I want to be held. I want somebody dear to hold me
in the wind and the rain when nobody’s near to hold me.
I want to be touched as the tree touches sky
and sky touches earth so horizons appear to hold me.
I want to strike out as a flock strikes for home
and home is now this, now that, warm hemisphere to hold me.
I want to uncoil a long river of hair,
my beloved to sleep, to cross sleep’s frontier to hold me.
I want all that has been denied me. And more.
Much more than God in some lonely stratosphere to hold me.
I want hand and eye, sweet roving things, and land
for grazing, praising, and the last pioneer to hold me.
I want my ship to come in, hopes to run high
before my back’s so bowed even children fear to hold me.
I want to die being held. Hearing my name
thrown, thrown like a rope from a very old pier to hold me.
I want to catch the last echoes, reel them in
like a curing-song in the creel of my ear to hold me.
I want Rodolfo to sing, flooding the gods,
Ah Mimi! as if I were her and he, here, to hold me.
Notes on this poem
Englishing the Ghazal
Agha Shahid Ali, the late Kashmiri-American poet who did so much to familiarise American poets with the ghazal, asked himself, while translating Faiz, if he ‘could make English behave outside its aesthetic habits’. Faced with the same question, I am particularly challenged by the very aspects of the canonical ghazal which seem to contradict our aesthetic criteria for writing poetry.
The form itself is difficult enough: the monorhyme (qafiya), the refrain (radif) and, most alarmingly, the final ‘signature couplet’ which requires the author to mention him/herself by name or pseudonym. But how to use the form without the stratagems of disguise we expect in contemporary formal poetry? Using strict and fully audible rhyme; gratifying the reader’s expectation instead of subverting it; employing a syntax that invites the audience to ‘join in’ the refrain, much like the ‘hook’ in song lyrics; avoiding, in the absence of enjambment, metrical monotony – these are some of the technical challenges.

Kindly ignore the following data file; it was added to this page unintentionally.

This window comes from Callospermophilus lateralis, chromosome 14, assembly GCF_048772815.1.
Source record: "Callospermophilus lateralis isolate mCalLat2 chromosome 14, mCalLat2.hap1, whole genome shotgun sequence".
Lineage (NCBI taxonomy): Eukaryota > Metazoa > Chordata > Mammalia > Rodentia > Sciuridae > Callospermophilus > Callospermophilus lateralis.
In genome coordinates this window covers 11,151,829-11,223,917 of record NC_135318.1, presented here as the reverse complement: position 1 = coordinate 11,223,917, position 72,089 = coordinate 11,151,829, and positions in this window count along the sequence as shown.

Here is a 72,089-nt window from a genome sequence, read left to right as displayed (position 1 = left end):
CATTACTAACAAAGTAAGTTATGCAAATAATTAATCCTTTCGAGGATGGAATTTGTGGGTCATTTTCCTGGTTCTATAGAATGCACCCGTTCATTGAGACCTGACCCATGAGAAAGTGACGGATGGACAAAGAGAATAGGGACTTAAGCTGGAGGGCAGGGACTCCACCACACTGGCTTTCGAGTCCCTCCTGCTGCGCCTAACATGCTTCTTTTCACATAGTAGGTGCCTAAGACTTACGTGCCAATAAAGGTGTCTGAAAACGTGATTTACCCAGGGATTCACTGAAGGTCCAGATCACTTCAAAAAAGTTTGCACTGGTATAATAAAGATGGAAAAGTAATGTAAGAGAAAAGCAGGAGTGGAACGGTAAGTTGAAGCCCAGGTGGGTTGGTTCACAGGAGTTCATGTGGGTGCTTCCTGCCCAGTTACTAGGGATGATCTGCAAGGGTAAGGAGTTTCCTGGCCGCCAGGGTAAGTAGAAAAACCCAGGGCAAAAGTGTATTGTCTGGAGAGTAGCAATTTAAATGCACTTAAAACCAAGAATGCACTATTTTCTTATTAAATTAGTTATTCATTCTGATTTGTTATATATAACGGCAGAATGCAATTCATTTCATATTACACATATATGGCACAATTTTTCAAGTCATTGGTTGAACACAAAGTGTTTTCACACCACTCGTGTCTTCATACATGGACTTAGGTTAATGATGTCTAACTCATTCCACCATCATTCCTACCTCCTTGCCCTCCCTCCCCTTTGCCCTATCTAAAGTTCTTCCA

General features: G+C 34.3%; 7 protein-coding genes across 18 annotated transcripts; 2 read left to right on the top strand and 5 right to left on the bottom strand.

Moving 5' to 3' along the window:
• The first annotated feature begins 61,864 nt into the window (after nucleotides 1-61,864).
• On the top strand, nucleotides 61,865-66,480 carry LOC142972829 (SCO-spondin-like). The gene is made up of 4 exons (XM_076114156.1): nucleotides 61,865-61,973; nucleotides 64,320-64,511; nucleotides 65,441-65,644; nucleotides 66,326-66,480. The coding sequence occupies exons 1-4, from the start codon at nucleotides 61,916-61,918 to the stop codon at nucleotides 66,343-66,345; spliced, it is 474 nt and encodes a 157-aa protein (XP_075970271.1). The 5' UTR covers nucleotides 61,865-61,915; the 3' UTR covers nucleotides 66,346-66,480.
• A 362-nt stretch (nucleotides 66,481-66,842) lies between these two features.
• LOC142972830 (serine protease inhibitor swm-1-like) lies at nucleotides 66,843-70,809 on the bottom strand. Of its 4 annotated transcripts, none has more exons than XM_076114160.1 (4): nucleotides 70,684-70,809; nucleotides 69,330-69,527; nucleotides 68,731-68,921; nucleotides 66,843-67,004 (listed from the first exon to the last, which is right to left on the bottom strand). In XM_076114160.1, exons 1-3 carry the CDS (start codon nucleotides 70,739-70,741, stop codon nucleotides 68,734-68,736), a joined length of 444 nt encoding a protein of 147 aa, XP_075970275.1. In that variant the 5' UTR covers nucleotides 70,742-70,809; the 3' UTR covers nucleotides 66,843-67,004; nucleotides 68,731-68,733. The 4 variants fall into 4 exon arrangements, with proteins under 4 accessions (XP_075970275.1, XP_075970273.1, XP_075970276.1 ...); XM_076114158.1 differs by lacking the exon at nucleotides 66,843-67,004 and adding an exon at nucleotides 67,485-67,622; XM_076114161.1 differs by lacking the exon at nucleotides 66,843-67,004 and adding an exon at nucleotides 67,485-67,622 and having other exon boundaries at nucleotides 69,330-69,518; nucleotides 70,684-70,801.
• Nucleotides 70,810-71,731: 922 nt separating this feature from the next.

But thematically, there is the ‘disunity’ of the ghazal, in which couplets move around on a lateral plane – from the personal to the political, the meditative to the satiric – rather than in a linear, sequential line of logic, with only the rhyme and refrain to act as binding. This is still beyond me. Then there is the perilous question of cliché. Translating an aesthetic in which images are relished less for their quiddity
than for their emblematic power, using a diction that is colloquial but also aphoristic or rhapsodic – how can I do this in English without being corny? More dubious still, how can I, a woman poet, address the Beloved from a submissive, even subservient, position, without irony, and call myself a feminist?
I remember a very old and well-thumbed copy of Hafez an Iranian friend showed me, interleaved with countless post-it notes in varying shades of yellow. These, she explained, marked the many occasions in her life when she had consulted Hafez, as one would the I Ching, on their auspices. Her life and Hafez’s ghazals were forever inextricably linked. Mine, without my mother tongue, forever diminished. I long to english the ghazal and do what I might do if I were writing in my first language.